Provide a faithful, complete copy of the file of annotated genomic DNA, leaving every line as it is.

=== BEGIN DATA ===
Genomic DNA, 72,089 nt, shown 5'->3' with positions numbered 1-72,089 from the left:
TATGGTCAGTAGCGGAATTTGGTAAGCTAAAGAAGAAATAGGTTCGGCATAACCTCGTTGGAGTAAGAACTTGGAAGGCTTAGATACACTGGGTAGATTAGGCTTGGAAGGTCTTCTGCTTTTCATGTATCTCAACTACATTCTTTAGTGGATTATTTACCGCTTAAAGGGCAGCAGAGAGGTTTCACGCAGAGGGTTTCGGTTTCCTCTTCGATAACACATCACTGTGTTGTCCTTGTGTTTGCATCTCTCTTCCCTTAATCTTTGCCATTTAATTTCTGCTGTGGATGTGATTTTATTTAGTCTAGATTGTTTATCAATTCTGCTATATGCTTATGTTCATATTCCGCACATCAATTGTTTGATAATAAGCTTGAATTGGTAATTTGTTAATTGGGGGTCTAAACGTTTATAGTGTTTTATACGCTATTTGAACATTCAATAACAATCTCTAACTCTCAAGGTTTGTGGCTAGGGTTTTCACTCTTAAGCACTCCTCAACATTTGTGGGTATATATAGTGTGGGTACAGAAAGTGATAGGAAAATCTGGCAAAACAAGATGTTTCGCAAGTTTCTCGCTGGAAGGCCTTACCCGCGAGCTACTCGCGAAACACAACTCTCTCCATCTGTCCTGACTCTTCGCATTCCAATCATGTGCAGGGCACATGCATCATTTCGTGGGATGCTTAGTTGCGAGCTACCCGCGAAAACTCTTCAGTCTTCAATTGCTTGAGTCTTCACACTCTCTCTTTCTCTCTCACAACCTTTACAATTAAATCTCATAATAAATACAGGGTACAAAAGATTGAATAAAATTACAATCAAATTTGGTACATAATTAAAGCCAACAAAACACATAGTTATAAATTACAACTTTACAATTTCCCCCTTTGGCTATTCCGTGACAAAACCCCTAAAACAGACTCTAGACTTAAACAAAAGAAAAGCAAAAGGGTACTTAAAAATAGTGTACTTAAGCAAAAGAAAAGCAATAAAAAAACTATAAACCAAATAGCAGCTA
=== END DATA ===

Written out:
Genomic DNA, 72,089 nt, shown 5'->3' with positions numbered 1-72,089 from the left:
TATGGTCAGTAGCGGAATTTGGTAAGCTAAAGAAGAAATAGGTTCGGCATAACCTCGTTGGAGTAAGAACTTGGAAGGCTTAGATACACTGGGTAGATTAGGCTTGGAAGGTCTTCTGCTTTTCATGTATCTCAACTACATTCTTTAGTGGATTATTTACCGCTTAAAGGGCAGCAGAGAGGTTTCACGCAGAGGGTTTCGGTTTCCTCTTCGATAACACATCACTGTGTTGTCCTTGTGTTTGCATCTCTCTTCCCTTAATCTTTGCCATTTAATTTCTGCTGTGGATGTGATTTTATTTAGTCTAGATTGTTTATCAATTCTGCTATATGCTTATGTTCATATTCCGCACATCAATTGTTTGATAATAAGCTTGAATTGGTAATTTGTTAATTGGGGGTCTAAACGTTTATAGTGTTTTATACGCTATTTGAACATTCAATAACAATCTCTAACTCTCAAGGTTTGTGGCTAGGGTTTTCACTCTTAAGCACTCCTCAACATTTGTGGGTATATATAGTGTGGGTACAGAAAGTGATAGGAAAATCTGGCAAAACAAGATGTTTCGCAAGTTTCTCGCTGGAAGGCCTTACCCGCGAGCTACTCGCGAAACACAACTCTCTCCATCTGTCCTGACTCTTCGCATTCCAATCATGTGCAGGGCACATGCATCATTTCGTGGGATGCTTAGTTGCGAGCTACCCGCGAAAACTCTTCAGTCTTCAATTGCTTGAGTCTTCACACTCTCTCTTTCTCTCTCACAACCTTTACAATTAAATCTCATAATAAATACAGGGTACAAAAGATTGAATAAAATTACAATCAAATTTGGTACATAATTAAAGCCAACAAAACACATAGTTATAAATTACAACTTTACAATTTCCCCCTTTGGCTATTCCGTGACAAAACCCCTAAAACAGACTCTAGACTTAAACAAAAGAAAAGCAAAAGGGTACTTAAAAATAGTGTACTTAAGCAAAAGAAAAGCAATAAAAAAACTATAAACCAAATAGCAGCTA